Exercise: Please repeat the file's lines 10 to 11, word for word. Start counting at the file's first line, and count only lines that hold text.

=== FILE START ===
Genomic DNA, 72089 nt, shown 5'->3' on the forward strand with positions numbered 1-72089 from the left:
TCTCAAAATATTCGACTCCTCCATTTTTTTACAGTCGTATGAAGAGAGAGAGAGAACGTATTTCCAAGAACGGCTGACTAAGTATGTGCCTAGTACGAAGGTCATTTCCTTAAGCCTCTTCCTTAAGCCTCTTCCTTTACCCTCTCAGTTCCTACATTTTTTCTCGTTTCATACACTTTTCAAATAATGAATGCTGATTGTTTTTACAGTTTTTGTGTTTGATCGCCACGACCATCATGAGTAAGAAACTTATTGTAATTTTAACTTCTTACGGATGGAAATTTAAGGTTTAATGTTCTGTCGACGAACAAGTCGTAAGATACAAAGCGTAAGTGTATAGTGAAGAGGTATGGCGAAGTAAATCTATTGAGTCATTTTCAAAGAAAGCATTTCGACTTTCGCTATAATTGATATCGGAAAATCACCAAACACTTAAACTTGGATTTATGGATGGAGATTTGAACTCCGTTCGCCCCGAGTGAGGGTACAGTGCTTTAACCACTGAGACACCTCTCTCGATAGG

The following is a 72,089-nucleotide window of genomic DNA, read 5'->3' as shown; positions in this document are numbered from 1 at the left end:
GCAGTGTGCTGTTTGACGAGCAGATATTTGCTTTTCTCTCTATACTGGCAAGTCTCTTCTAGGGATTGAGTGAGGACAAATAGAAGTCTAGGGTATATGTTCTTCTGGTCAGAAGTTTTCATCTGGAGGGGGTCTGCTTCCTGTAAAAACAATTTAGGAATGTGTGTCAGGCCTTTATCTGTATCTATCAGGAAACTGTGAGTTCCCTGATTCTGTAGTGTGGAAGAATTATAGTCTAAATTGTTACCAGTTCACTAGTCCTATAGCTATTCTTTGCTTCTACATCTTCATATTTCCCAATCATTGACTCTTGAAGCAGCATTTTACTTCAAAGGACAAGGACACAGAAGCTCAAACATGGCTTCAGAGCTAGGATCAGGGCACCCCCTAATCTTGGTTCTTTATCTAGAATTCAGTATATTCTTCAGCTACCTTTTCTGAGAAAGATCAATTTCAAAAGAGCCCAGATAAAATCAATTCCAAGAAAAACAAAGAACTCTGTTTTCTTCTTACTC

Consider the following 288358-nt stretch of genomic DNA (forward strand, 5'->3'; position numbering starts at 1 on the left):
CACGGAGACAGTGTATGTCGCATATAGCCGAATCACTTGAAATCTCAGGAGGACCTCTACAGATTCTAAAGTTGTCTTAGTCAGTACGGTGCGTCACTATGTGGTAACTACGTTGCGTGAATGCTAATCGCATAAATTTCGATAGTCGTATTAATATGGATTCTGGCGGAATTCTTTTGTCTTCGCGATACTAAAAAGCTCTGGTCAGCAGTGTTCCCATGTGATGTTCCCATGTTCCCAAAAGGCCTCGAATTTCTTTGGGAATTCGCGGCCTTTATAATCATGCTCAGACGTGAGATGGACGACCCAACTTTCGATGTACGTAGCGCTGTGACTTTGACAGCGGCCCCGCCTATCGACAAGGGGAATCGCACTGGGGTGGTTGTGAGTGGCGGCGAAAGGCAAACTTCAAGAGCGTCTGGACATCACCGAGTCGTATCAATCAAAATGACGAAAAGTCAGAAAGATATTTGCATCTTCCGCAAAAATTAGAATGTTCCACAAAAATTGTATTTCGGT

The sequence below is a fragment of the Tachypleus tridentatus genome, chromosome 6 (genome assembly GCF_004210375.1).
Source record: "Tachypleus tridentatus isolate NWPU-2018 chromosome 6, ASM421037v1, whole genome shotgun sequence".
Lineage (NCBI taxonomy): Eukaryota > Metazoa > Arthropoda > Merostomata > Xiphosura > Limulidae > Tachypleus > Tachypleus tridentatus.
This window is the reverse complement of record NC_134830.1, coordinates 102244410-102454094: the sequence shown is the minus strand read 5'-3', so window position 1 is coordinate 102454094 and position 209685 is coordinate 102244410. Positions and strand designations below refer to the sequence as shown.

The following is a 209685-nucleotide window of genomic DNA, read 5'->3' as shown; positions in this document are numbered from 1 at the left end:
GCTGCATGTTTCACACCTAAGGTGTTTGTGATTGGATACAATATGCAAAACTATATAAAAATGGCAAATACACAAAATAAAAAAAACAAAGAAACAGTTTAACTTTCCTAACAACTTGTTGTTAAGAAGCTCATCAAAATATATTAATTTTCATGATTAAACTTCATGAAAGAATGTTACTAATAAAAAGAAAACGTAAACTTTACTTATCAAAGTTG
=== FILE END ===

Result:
This window is the reverse complement of record NC_134830.1, coordinates 102244410-102454094: the sequence shown is the minus strand read 5'-3', so window position 1 is coordinate 102454094 and position 209685 is coordinate 102244410. Positions and strand designations below refer to the sequence as shown.

The following is a 209685-nucleotide window of genomic DNA, read 5'->3' as shown; positions in this document are numbered from 1 at the left end: